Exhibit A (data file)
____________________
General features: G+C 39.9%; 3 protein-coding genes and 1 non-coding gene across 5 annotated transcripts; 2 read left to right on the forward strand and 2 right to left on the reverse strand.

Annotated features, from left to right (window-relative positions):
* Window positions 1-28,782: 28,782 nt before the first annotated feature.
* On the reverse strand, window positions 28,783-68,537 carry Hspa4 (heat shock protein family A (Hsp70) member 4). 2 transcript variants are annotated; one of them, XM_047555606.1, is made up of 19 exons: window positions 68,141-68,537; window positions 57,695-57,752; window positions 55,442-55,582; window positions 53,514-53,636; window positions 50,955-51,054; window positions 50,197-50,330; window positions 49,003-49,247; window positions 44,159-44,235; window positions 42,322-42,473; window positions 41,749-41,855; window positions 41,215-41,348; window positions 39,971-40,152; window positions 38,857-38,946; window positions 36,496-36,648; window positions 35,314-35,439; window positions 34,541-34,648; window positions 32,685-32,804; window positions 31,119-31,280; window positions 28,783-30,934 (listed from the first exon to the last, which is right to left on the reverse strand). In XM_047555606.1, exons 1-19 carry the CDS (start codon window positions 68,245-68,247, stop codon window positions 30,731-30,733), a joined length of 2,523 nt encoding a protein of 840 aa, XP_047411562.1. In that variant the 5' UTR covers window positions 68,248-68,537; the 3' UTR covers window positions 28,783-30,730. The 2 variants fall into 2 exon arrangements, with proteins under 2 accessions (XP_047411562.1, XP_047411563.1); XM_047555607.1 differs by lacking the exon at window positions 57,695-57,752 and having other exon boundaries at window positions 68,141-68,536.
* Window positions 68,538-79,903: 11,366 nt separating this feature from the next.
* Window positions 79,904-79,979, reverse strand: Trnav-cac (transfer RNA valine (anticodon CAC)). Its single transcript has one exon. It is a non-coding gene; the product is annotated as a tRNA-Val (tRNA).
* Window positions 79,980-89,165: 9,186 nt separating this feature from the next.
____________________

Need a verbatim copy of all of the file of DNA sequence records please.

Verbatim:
General features: G+C 39.9%; 3 protein-coding genes and 1 non-coding gene across 5 annotated transcripts; 2 read left to right on the forward strand and 2 right to left on the reverse strand.

Annotated features, from left to right (window-relative positions):
* Window positions 1-28,782: 28,782 nt before the first annotated feature.
* On the reverse strand, window positions 28,783-68,537 carry Hspa4 (heat shock protein family A (Hsp70) member 4). 2 transcript variants are annotated; one of them, XM_047555606.1, is made up of 19 exons: window positions 68,141-68,537; window positions 57,695-57,752; window positions 55,442-55,582; window positions 53,514-53,636; window positions 50,955-51,054; window positions 50,197-50,330; window positions 49,003-49,247; window positions 44,159-44,235; window positions 42,322-42,473; window positions 41,749-41,855; window positions 41,215-41,348; window positions 39,971-40,152; window positions 38,857-38,946; window positions 36,496-36,648; window positions 35,314-35,439; window positions 34,541-34,648; window positions 32,685-32,804; window positions 31,119-31,280; window positions 28,783-30,934 (listed from the first exon to the last, which is right to left on the reverse strand). In XM_047555606.1, exons 1-19 carry the CDS (start codon window positions 68,245-68,247, stop codon window positions 30,731-30,733), a joined length of 2,523 nt encoding a protein of 840 aa, XP_047411562.1. In that variant the 5' UTR covers window positions 68,248-68,537; the 3' UTR covers window positions 28,783-30,730. The 2 variants fall into 2 exon arrangements, with proteins under 2 accessions (XP_047411562.1, XP_047411563.1); XM_047555607.1 differs by lacking the exon at window positions 57,695-57,752 and having other exon boundaries at window positions 68,141-68,536.
* Window positions 68,538-79,903: 11,366 nt separating this feature from the next.
* Window positions 79,904-79,979, reverse strand: Trnav-cac (transfer RNA valine (anticodon CAC)). Its single transcript has one exon. It is a non-coding gene; the product is annotated as a tRNA-Val (tRNA).
* Window positions 79,980-89,165: 9,186 nt separating this feature from the next.